I’ve been covering the music of the illustrious Michael Whalen for a few years now. I find his wit, imagination, and introspective tendencies to feed directly into my tastes. He has a couple albums releasing this year, the first one being Our April Tigers, which comes out on April 21st.
Michael has been composing most probably for longer than I’ve been alive. He has done countless works for film, TV, and advertising, and his delicate touch is always apparent. This particular album sees Michael collaborating with some new musicians, namely Michael Manring on bass and devices, Michael Brook on guitars and devices, Jeff Oster on flugelhorn and trumpet, and Karsh Kale on percussion and samples. Michael, of course, handles keys and synth.
You know, this album doesn’t sound like much else out there. It is an electronic album, yes, but it has such a flexibility, flow, and flourish to it that I haven’t heard elsewhere. It is certainly chilled-out, and most of the tracks have a low, downtempo pulse to them that feels quite warm and soothing. With that pulse, though, comes various other sounds, such as the brass or the guitar portions. You’ll hear lots of trumpet and flugelhorn, sometimes in purity and other times with filters or plunger manipulations adding more texture. The album certainly has a bluesy side to it; but, I don’t know, this album just exists in its own world.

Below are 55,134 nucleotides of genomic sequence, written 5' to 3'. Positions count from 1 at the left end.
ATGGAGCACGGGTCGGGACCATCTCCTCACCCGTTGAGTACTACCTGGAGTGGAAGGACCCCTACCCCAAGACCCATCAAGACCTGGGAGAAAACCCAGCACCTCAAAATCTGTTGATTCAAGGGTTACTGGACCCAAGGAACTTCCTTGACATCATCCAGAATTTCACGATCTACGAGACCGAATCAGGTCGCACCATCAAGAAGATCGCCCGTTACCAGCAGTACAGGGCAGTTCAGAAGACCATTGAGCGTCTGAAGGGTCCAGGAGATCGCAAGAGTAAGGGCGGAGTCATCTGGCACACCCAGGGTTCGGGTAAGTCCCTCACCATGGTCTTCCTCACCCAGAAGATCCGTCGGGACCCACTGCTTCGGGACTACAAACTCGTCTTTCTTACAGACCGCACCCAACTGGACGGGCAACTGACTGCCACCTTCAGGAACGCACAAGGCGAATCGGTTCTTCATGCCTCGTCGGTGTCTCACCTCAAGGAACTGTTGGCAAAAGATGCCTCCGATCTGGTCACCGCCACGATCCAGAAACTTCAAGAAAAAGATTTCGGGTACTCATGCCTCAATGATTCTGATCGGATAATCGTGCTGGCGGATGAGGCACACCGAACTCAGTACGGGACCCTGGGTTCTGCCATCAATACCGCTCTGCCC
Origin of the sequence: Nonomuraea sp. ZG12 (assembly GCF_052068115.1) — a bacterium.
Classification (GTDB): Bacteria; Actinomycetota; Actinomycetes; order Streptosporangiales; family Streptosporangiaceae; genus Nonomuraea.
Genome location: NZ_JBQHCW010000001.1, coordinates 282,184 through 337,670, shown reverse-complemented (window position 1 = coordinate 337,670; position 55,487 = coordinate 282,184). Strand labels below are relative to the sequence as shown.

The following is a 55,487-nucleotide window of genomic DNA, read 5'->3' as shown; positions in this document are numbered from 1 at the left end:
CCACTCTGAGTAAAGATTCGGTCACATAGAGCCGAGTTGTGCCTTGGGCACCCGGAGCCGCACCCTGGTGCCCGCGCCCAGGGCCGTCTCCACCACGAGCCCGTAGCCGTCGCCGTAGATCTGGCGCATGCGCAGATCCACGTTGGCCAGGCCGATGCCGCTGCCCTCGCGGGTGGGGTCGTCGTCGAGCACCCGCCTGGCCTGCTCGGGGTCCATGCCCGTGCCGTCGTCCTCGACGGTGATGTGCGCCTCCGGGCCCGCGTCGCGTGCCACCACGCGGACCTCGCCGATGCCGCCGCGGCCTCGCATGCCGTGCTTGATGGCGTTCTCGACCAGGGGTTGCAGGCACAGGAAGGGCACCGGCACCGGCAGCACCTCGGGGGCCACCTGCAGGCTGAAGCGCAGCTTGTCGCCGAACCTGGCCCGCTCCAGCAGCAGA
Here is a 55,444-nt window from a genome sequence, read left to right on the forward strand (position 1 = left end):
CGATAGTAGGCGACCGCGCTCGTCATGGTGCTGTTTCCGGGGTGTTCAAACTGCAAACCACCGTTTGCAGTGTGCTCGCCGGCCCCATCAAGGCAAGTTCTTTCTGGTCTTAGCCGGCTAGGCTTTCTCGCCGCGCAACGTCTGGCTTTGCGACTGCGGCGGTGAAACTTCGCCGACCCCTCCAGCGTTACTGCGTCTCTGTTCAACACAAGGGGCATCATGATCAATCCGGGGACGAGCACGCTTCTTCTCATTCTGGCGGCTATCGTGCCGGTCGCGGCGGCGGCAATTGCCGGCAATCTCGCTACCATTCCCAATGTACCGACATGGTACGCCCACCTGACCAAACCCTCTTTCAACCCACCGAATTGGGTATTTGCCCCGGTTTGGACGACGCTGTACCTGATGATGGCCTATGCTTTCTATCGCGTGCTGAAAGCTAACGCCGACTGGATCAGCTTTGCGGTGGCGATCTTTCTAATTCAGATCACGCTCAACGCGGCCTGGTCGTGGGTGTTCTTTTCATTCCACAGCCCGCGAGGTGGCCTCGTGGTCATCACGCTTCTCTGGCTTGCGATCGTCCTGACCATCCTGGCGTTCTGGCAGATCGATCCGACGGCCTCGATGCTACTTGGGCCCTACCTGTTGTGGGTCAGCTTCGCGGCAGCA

So, this album is all about the floating ambience. Much of that is driven by terrific bass that is detailed and generous, never asserting dominance but always there. If you are looking for outlandish, cinematic works, you’ll find that on other albums by Michael Whalen. This album is focused, serene, and steady.
Our April Tigers has seven tracks, and they are all solid or better. I really like the opener “Over Water” with its gentle melody and flickering ambience. “Disappear” is another good one with plenty of horn and synth in play, and there are many layers here that all work together well. “Morning Bell” is an extremely calming piece that feels gracious and grey. “Visceral Organ” is probably the most upbeat of all the songs with its bright and edgy demeanor.
For my money, the last three tracks on the album are the best, though. I love “So Fragile” for its casual gait and distant, bluesy horns: I could listen to this all day. “Hope Haunts” is probably the most expressive piece here with its emotional horns and reflective nature: I absolutely love the heart and soul in that one. Finally, the closer is my favorite: “Temporality” is a beautiful piece with a nice slice of synth and very active bass lines. I love how it progresses and feels funky and alive. The gentle synth hooks that Michael uses here are to die for.
Our April Tigers is yet another gorgeous album from Michael Whalen. This album feels hushed and human, while finding a balance between shadow and color. I like the emotions portrayed on some tracks, but love the fun and spunk of others. It really is a tender and interesting record, and I find that it keeps growing on me.
Find Michael Whalen online:
Manring! Right on! I’ve been wanting to see him back in the spotlight on so many prog projects, and alas, finally! So under-utilized by the prog community. I still revisit Thonk! from time to time. Most excellent!